Illustration: Liu Rui/GT
Many Americans are effective haters who cherish their memories of antagonisms long past. Some 25 or 30 percent of the nation is unreconciled to having an African-American president, despite his white, midwestern roots on his mother's side. Then there is the company he keeps: the educated, independent women, Latinos, the young, artists, entertainers, physicians, scientists, writers, and successful entrepreneurs. Those who hate Obama share the conviction that they no longer rule their own country, and they have lost control of it to groups and persons they do not know or like. No matter what Obama does, they will never view him favorably.
Obama faces November Congressional elections. To have some freedom of action in the last two years of his second term, he must retain the Democratic majority in the Senate, and at least make large inroads on the Republican majority in the House. At present the Republicans are leading in pre-election polls, and the president's own approval ratings are low. Nonetheless, the chances of recovery are quite large.
The Democrats could even make gains in the south, the heartland of antagonism to Obama. In the 2013 Virginia election, the Democrats, who already have the two Senatorial seats of the state, won back the governorship. That was due to Virginia's African-American population, to newer Latino immigrants, and to the positive views of government of those working in the moral orbit of Washington, just across the river from northern Virginia.
That, however, will take time. The concentration in the south and west of white fundamentalists poses large obstacles to the Democrats. Obama will have to mobilize more support in the rest of the nation, the industrial midwest, the Democratic cities on the Pacific coast and in the northeast.
And while Democratic candidates can shape their campaigns to conditions in their states. The president must generate a national message. At present, he is struggling with difficulties in the introduction of his health insurance reform. By November, these will be behind him.
A much more critical problem for the president is the very slow rate of reduction of unemployment. The Congressional and Senatorial Republicans block as much federal spending as they can.
US capital is not inclined to come to the nation's help by drawing on their large reserves of cash. The weakening of Republicans in Congress is, then, a precondition of economic success for the president, to enable more government spending as an economic stimulus. Obama has announced a project to reduce growing American inequality. There is a large amount of presidential authority not subject to Congressional limitation. It remains to be seen how vigorously he will use his executive powers in the economic sphere.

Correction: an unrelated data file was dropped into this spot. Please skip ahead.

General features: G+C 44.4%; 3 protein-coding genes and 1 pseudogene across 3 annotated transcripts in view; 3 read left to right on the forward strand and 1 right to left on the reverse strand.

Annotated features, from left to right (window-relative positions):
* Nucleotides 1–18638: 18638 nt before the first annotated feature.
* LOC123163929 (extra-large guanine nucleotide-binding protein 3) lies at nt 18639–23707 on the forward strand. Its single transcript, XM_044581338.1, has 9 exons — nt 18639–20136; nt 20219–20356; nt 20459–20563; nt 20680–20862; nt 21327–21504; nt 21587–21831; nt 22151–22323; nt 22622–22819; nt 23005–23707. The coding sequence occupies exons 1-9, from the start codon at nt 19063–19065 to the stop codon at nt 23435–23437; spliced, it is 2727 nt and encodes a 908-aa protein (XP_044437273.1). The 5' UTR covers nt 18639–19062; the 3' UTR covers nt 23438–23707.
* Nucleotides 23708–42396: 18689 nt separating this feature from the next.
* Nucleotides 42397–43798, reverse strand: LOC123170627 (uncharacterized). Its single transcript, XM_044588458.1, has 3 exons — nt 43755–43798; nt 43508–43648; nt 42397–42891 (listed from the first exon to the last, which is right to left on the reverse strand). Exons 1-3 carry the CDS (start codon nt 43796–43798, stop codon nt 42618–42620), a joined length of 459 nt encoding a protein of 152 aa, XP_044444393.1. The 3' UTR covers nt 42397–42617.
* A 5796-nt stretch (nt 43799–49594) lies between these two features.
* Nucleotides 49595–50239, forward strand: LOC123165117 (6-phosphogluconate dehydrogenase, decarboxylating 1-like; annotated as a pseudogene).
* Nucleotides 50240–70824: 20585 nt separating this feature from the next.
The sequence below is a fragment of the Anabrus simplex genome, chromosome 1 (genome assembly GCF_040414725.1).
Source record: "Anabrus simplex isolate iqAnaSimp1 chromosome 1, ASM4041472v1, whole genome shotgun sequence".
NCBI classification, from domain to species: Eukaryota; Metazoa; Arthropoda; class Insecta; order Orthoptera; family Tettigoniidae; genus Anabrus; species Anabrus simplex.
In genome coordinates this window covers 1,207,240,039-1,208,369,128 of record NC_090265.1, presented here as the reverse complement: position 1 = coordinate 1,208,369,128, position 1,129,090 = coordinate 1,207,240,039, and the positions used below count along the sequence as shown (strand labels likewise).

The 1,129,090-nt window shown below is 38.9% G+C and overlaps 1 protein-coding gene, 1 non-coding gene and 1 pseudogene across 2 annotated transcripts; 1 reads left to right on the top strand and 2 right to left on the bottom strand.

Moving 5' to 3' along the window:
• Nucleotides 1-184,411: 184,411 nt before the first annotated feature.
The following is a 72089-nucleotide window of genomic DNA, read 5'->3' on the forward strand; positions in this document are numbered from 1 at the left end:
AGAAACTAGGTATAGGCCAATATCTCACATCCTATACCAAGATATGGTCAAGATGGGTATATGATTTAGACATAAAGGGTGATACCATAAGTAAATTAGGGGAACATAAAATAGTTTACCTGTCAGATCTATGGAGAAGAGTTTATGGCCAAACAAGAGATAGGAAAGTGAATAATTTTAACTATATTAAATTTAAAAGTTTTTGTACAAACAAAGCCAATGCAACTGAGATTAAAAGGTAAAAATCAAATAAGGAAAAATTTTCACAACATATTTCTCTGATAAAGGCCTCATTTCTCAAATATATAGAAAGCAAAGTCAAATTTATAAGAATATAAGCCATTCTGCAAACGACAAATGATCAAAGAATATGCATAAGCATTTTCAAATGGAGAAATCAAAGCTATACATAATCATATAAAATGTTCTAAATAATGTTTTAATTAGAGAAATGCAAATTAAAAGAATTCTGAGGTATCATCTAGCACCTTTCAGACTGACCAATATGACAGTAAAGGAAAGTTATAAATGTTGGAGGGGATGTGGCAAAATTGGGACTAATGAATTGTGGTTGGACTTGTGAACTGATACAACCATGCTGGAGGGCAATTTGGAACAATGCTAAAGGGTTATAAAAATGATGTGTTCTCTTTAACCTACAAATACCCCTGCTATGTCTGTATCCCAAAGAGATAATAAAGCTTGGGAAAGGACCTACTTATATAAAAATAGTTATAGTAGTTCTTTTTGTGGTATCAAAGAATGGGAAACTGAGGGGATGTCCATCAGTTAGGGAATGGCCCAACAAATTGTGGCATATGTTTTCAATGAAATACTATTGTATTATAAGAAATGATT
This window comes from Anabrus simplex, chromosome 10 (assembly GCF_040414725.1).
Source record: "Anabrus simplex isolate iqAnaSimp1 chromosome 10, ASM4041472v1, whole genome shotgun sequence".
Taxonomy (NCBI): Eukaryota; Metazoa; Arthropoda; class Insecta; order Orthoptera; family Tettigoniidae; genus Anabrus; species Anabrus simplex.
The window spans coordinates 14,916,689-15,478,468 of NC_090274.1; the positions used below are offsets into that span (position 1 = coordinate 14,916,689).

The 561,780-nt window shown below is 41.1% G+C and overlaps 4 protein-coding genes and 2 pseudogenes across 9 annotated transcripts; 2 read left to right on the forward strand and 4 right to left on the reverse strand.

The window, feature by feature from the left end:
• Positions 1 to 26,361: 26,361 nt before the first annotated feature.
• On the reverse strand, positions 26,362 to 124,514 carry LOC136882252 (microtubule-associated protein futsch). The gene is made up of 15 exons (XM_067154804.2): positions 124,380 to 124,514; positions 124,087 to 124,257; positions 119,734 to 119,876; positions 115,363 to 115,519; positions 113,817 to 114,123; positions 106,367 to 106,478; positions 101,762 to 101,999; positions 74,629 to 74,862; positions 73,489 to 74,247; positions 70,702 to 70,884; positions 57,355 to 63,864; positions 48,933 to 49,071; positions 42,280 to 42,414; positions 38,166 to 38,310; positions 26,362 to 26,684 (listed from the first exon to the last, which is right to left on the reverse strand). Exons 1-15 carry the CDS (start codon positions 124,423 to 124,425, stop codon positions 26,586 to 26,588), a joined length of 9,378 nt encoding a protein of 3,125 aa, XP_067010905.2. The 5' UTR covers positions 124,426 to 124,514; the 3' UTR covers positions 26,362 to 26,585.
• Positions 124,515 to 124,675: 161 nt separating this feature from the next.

The president has had two recent triumphs in foreign affairs. He reached an agreement with Russia on disposing of Syrian chemical weaponry, which avoided an imminent US attack on Syria. After direct and secret negotiations with Iran, newer and larger negotiations on its nuclear capacity have begun.
The European allies of the US, in particular, are interested in the success of the Iran negotiations. Israel and its supporters in the US are intent on sabotaging the talks, but Obama has resisted their pressure. His steadiness has allowed the divisions in the US Jewish community to deepen. Many in the American military and political apparatus, in alignment with counterparts in Israel, oppose the Israeli government's obsession with Iran.
To succeed in a policy of restraint in the Mideast, Obama will have to mobilize the war weariness and skepticism of the US public. That does not yet extend to covert operations, open ones like drone strikes, and widespread but relatively small-scale interventions of all kinds which have been sold to the public as necessary elements of "national security." Obama is addicted to these.
He has been much less willing to ask the public for support in foreign and military policy than in domestic policy, preferring to rely on the public's habit, formed over the past century, of giving presidents discretion in these matters. With Obama under attack for his reluctance to undertake major military engagements, he requires the public support for a coherent US policy of reduction in our overextended ambitions.
His reluctance to be explicit has not made it possible for him to proceed step by step, but has made every step an occasion for confrontation with the still large party of permanent war. The year of 2014 could be put to good use by the president were he to explain to the public that the epoch of US hegemony is over. Whether he will dare to say so is a question he is pondering, but it cannot be avoided in US relations with other major powers like the EU, China, Russia, India, Brazil and South Africa.
Much, then, remains open in the remaining years of Obama's presidency. The notion that he is now unable to exert leadership or take major initiatives is nonsense, circulated by his adversaries. It is for the president to confront an open future and shape political circumstances. Currently on vacation in Hawaii, his boyhood home, he is no doubt reflecting on his alternatives.
The author is professor emeritus of Georgetown University Law Center. email@example.com